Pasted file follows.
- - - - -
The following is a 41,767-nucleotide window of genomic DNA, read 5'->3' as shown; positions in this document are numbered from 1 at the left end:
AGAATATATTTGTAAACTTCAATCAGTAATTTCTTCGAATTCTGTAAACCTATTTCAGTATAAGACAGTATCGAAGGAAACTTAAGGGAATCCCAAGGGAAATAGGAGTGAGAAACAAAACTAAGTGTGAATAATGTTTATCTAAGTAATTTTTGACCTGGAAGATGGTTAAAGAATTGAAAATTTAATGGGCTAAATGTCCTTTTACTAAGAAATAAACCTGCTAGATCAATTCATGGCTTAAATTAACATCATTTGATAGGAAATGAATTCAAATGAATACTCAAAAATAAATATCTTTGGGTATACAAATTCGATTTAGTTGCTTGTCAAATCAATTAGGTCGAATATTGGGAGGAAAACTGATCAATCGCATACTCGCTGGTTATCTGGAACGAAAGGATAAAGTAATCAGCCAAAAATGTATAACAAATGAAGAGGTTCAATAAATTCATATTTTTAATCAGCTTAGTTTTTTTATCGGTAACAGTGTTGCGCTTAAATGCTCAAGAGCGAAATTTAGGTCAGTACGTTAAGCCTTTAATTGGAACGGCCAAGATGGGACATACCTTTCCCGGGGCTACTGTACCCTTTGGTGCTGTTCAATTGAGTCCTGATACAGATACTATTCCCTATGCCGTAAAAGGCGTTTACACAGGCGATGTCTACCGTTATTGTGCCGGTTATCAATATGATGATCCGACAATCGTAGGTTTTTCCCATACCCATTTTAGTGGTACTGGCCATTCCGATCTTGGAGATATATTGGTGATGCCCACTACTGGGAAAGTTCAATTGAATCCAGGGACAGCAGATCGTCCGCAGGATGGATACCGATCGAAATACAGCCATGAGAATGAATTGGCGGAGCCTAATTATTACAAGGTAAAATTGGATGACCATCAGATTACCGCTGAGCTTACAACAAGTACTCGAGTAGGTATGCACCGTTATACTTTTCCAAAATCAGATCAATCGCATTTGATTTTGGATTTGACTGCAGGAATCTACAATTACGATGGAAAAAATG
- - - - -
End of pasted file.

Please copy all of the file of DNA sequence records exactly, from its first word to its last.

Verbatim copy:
The following is a 41,767-nucleotide window of genomic DNA, read 5'->3' as shown; positions in this document are numbered from 1 at the left end:
AGAATATATTTGTAAACTTCAATCAGTAATTTCTTCGAATTCTGTAAACCTATTTCAGTATAAGACAGTATCGAAGGAAACTTAAGGGAATCCCAAGGGAAATAGGAGTGAGAAACAAAACTAAGTGTGAATAATGTTTATCTAAGTAATTTTTGACCTGGAAGATGGTTAAAGAATTGAAAATTTAATGGGCTAAATGTCCTTTTACTAAGAAATAAACCTGCTAGATCAATTCATGGCTTAAATTAACATCATTTGATAGGAAATGAATTCAAATGAATACTCAAAAATAAATATCTTTGGGTATACAAATTCGATTTAGTTGCTTGTCAAATCAATTAGGTCGAATATTGGGAGGAAAACTGATCAATCGCATACTCGCTGGTTATCTGGAACGAAAGGATAAAGTAATCAGCCAAAAATGTATAACAAATGAAGAGGTTCAATAAATTCATATTTTTAATCAGCTTAGTTTTTTTATCGGTAACAGTGTTGCGCTTAAATGCTCAAGAGCGAAATTTAGGTCAGTACGTTAAGCCTTTAATTGGAACGGCCAAGATGGGACATACCTTTCCCGGGGCTACTGTACCCTTTGGTGCTGTTCAATTGAGTCCTGATACAGATACTATTCCCTATGCCGTAAAAGGCGTTTACACAGGCGATGTCTACCGTTATTGTGCCGGTTATCAATATGATGATCCGACAATCGTAGGTTTTTCCCATACCCATTTTAGTGGTACTGGCCATTCCGATCTTGGAGATATATTGGTGATGCCCACTACTGGGAAAGTTCAATTGAATCCAGGGACAGCAGATCGTCCGCAGGATGGATACCGATCGAAATACAGCCATGAGAATGAATTGGCGGAGCCTAATTATTACAAGGTAAAATTGGATGACCATCAGATTACCGCTGAGCTTACAACAAGTACTCGAGTAGGTATGCACCGTTATACTTTTCCAAAATCAGATCAATCGCATTTGATTTTGGATTTGACTGCAGGAATCTACAATTACGATGGAAAAAATG